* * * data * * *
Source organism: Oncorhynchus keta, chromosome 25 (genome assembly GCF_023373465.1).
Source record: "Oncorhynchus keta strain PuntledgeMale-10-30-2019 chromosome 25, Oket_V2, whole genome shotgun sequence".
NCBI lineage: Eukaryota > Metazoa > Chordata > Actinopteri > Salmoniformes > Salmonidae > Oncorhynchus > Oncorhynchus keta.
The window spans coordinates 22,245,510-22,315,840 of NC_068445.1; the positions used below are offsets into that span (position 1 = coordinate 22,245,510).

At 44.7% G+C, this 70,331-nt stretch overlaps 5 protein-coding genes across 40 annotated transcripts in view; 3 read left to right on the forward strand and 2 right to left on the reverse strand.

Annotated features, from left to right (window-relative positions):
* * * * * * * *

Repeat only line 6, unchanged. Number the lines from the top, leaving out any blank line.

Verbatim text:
Annotated features, from left to right (window-relative positions):